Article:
Not applicable. But I don't think that it would - because it would interfere with process of learning to balance and support their own weight naturally.

7. When did you use push toys to aid the process of walking?
We had an old wooden Triang brick trolley that DS liked to climb on and sit in from about 8 months. He stood and pushed it along from the age of about 11 months, sort of like cruising around the furniture except that it moved with him.

8. What are you willing to spend on a baby walker?
Nothing at all, and I would not use one if I was given it for free.

9. Is there any special features you would like to have in a baby walker?
Not applicable.

10. What is the child?s favorite toy?
At the age you are talking about, DS's favourite toy was probably a small second-hand piano keyboard that he was allowed to bash as hard as he liked.

11. Did you come across any dangerous situations when the infant used the baby walker?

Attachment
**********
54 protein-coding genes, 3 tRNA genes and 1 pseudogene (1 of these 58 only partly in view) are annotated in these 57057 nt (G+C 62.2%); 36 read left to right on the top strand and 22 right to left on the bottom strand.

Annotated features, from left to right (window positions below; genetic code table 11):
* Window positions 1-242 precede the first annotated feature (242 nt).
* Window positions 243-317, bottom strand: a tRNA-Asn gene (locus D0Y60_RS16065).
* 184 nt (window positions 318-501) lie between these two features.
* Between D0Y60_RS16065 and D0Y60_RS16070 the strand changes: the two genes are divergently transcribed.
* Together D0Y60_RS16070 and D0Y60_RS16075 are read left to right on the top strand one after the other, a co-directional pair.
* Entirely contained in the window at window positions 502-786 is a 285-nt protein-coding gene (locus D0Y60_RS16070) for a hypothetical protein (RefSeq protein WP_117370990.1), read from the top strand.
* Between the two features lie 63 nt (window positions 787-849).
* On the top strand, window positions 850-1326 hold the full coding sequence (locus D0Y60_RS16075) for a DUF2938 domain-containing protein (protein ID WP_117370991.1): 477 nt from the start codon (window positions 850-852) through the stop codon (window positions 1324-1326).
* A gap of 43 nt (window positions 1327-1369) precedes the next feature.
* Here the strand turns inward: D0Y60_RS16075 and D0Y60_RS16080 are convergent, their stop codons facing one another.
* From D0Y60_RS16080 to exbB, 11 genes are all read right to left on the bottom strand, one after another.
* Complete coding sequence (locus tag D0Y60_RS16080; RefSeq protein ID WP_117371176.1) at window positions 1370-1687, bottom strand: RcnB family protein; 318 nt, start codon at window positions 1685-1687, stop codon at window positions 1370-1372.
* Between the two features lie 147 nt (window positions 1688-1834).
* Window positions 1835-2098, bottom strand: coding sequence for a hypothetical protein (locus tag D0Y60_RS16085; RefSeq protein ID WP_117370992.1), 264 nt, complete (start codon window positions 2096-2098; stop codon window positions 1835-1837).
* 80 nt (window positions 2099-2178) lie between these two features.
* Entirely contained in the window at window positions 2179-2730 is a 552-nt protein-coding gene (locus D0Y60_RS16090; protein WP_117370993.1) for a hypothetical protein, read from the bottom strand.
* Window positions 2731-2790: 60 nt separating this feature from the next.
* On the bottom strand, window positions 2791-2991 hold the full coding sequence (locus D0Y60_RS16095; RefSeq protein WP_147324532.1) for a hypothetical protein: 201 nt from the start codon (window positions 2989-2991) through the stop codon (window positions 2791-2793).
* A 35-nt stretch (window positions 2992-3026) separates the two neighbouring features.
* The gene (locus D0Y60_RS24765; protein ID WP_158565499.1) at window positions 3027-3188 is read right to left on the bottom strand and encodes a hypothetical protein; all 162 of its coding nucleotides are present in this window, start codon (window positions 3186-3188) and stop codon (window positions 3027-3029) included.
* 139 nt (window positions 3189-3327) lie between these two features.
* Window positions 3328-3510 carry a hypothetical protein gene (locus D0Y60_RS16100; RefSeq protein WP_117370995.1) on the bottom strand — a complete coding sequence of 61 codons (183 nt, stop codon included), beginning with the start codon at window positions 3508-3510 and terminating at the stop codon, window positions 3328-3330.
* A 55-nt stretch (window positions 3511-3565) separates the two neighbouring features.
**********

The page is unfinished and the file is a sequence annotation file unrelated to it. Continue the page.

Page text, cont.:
I have seen children in baby walkers crash into furniture or toys on the floor and tip the baby walker over. Very dangerous!

12. Would you have preferred a baby walker that is flat-packed?
Not applicable.

13. Would you prefer the walker to have a unisex theme?
I think all toys should be unisex as far as possible. I don't like the pink and blue thing.

14. If you had another child would you consider using the same baby walker again?
I will never consider using a baby walker. Hope this helps grin

Why are you choosing to make a baby walker? Could you design another toy instead?

YoniBottsBumgina Sun 15-Sep-13 00:09:57

Sorry forgot to add - I liked the jumperoo because DS liked being upright and it was a good place to put him down if I wanted to do something or needed a break, and the crucial point - I knew he couldn't move! I do like the things which are similar to walkers but the baby doesn't move.

Must add also, my mum has fond memories of me "whizzing about" in a baby walker, and I have fallen arches now which have caused knee and hip problems, minor currently, but I'm only 25, so who knows. Fallen arches are thought to be related to baby walker use - obviously I don't know if this is actually the link for me, but it has put me off them as well as all of the other things.